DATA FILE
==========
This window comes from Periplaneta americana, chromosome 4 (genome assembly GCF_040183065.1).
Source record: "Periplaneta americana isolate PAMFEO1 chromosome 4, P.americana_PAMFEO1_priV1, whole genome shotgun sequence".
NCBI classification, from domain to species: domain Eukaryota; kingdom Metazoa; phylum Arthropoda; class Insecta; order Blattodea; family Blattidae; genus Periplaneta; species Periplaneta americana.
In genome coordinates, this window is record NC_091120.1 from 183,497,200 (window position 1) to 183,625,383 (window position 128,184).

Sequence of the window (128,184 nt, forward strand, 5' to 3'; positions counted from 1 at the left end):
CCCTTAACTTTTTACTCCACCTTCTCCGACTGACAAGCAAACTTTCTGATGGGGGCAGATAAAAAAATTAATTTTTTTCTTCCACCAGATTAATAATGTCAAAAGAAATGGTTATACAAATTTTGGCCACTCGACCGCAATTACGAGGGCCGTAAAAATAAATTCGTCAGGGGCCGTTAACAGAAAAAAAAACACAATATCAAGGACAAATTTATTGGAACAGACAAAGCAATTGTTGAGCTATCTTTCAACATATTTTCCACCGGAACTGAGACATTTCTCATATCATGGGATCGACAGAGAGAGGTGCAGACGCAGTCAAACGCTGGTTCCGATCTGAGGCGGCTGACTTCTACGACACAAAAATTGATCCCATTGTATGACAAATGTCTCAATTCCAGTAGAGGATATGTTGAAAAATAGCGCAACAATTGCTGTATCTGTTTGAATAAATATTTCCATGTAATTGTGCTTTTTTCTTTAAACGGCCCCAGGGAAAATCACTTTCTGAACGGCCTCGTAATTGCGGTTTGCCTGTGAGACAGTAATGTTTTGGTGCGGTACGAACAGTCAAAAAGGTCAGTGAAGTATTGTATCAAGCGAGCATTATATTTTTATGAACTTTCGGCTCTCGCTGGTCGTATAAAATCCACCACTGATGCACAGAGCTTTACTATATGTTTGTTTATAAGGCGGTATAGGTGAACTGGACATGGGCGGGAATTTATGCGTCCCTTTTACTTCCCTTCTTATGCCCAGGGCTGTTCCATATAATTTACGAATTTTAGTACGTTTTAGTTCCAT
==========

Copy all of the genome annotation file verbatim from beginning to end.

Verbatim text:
This window comes from Periplaneta americana, chromosome 4 (genome assembly GCF_040183065.1).
Source record: "Periplaneta americana isolate PAMFEO1 chromosome 4, P.americana_PAMFEO1_priV1, whole genome shotgun sequence".
NCBI classification, from domain to species: domain Eukaryota; kingdom Metazoa; phylum Arthropoda; class Insecta; order Blattodea; family Blattidae; genus Periplaneta; species Periplaneta americana.
In genome coordinates, this window is record NC_091120.1 from 183,497,200 (window position 1) to 183,625,383 (window position 128,184).

Sequence of the window (128,184 nt, forward strand, 5' to 3'; positions counted from 1 at the left end):
CCCTTAACTTTTTACTCCACCTTCTCCGACTGACAAGCAAACTTTCTGATGGGGGCAGATAAAAAAATTAATTTTTTTCTTCCACCAGATTAATAATGTCAAAAGAAATGGTTATACAAATTTTGGCCACTCGACCGCAATTACGAGGGCCGTAAAAATAAATTCGTCAGGGGCCGTTAACAGAAAAAAAAACACAATATCAAGGACAAATTTATTGGAACAGACAAAGCAATTGTTGAGCTATCTTTCAACATATTTTCCACCGGAACTGAGACATTTCTCATATCATGGGATCGACAGAGAGAGGTGCAGACGCAGTCAAACGCTGGTTCCGATCTGAGGCGGCTGACTTCTACGACACAAAAATTGATCCCATTGTATGACAAATGTCTCAATTCCAGTAGAGGATATGTTGAAAAATAGCGCAACAATTGCTGTATCTGTTTGAATAAATATTTCCATGTAATTGTGCTTTTTTCTTTAAACGGCCCCAGGGAAAATCACTTTCTGAACGGCCTCGTAATTGCGGTTTGCCTGTGAGACAGTAATGTTTTGGTGCGGTACGAACAGTCAAAAAGGTCAGTGAAGTATTGTATCAAGCGAGCATTATATTTTTATGAACTTTCGGCTCTCGCTGGTCGTATAAAATCCACCACTGATGCACAGAGCTTTACTATATGTTTGTTTATAAGGCGGTATAGGTGAACTGGACATGGGCGGGAATTTATGCGTCCCTTTTACTTCCCTTCTTATGCCCAGGGCTGTTCCATATAATTTACGAATTTTAGTACGTTTTAGTTCCAT